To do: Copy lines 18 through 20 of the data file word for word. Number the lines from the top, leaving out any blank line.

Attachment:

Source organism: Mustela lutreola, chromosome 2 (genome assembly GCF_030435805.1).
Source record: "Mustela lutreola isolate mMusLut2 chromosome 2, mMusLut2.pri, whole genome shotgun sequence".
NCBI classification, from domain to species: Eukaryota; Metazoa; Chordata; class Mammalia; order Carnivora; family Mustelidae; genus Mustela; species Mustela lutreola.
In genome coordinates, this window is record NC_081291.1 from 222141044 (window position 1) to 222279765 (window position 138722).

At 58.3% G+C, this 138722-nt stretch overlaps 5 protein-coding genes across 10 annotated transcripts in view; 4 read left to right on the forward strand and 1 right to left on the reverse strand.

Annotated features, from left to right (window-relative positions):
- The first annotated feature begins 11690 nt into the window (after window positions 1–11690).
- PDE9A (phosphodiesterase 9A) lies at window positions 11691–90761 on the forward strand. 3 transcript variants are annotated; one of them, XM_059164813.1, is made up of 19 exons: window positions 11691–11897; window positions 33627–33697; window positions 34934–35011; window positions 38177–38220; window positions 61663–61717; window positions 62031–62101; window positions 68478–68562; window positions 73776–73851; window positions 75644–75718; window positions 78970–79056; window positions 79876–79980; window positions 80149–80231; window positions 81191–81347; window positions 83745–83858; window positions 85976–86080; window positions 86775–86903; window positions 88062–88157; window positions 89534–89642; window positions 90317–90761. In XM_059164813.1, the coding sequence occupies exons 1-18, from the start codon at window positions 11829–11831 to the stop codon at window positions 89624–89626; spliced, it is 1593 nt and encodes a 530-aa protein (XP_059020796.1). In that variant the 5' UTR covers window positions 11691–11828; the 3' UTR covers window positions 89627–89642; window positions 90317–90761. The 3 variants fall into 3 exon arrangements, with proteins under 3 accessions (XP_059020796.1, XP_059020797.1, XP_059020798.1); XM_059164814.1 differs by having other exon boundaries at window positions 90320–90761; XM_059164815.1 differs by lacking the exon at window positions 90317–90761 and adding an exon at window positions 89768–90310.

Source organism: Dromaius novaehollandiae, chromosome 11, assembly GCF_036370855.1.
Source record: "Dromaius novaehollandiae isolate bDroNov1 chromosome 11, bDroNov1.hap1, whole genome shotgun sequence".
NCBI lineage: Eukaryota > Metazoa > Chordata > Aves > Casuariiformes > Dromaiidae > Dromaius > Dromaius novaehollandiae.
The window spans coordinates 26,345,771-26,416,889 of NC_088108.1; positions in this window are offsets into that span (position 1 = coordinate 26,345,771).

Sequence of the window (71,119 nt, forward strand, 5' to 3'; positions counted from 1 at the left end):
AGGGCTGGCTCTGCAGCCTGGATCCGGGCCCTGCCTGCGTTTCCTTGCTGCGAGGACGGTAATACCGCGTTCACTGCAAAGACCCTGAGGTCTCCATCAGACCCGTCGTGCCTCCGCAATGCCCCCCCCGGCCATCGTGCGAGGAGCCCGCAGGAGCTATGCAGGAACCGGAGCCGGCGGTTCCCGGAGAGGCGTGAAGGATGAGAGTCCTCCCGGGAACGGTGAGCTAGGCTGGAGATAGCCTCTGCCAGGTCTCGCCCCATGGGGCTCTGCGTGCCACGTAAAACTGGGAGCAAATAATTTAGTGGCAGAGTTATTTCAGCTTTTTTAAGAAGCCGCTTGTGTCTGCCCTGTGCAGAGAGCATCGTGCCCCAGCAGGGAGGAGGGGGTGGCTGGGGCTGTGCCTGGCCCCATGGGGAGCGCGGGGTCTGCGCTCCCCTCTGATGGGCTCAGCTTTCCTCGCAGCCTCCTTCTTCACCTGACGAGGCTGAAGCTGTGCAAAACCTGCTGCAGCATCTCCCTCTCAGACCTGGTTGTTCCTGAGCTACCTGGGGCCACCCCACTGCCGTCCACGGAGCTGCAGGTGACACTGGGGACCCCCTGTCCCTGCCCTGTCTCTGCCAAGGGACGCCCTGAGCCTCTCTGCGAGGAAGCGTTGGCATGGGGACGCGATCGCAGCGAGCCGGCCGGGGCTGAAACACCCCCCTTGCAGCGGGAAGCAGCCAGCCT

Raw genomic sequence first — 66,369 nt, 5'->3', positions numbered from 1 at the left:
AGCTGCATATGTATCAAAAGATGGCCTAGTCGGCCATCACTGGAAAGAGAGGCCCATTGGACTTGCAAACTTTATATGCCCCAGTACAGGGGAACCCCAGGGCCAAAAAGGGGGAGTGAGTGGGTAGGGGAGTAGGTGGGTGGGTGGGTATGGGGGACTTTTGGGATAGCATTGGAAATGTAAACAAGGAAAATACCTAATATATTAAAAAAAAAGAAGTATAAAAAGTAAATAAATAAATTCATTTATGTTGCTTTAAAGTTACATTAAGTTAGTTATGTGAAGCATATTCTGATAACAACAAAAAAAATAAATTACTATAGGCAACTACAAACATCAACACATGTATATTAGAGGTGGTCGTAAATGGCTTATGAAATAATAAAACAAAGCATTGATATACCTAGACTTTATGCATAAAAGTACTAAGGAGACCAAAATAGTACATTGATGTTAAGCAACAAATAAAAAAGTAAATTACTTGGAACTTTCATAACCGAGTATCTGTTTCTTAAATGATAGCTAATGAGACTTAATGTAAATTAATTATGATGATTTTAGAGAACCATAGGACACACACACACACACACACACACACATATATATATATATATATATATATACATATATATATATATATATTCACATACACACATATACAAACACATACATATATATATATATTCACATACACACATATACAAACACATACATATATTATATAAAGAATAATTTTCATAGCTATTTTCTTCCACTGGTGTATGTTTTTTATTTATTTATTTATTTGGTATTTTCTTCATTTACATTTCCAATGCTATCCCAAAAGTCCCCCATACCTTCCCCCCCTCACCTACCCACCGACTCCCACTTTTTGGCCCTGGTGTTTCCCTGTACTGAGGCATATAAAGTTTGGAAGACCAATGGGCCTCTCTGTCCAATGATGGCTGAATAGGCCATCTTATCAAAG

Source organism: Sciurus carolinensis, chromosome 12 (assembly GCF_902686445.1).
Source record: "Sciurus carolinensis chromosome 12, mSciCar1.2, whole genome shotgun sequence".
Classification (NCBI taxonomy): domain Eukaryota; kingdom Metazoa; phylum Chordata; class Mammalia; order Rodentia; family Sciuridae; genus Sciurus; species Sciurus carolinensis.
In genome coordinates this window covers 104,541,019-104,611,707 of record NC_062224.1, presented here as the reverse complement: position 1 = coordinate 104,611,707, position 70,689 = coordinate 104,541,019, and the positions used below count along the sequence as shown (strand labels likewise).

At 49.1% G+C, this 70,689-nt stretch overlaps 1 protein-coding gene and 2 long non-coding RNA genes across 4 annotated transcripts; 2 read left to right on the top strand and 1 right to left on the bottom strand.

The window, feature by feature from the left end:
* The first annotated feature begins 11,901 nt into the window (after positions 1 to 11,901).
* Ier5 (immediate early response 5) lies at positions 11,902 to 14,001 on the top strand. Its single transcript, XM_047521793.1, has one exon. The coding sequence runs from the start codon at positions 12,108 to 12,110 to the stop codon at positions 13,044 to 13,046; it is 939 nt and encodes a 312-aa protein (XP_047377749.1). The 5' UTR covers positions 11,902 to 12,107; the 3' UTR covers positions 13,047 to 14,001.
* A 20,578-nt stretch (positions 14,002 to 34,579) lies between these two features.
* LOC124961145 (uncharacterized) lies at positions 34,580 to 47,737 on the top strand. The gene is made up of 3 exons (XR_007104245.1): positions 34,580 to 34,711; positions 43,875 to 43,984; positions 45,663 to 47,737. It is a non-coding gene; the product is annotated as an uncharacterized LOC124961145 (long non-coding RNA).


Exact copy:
Source record: "Sciurus carolinensis chromosome 12, mSciCar1.2, whole genome shotgun sequence".
Classification (NCBI taxonomy): domain Eukaryota; kingdom Metazoa; phylum Chordata; class Mammalia; order Rodentia; family Sciuridae; genus Sciurus; species Sciurus carolinensis.
In genome coordinates this window covers 104,541,019-104,611,707 of record NC_062224.1, presented here as the reverse complement: position 1 = coordinate 104,611,707, position 70,689 = coordinate 104,541,019, and the positions used below count along the sequence as shown (strand labels likewise).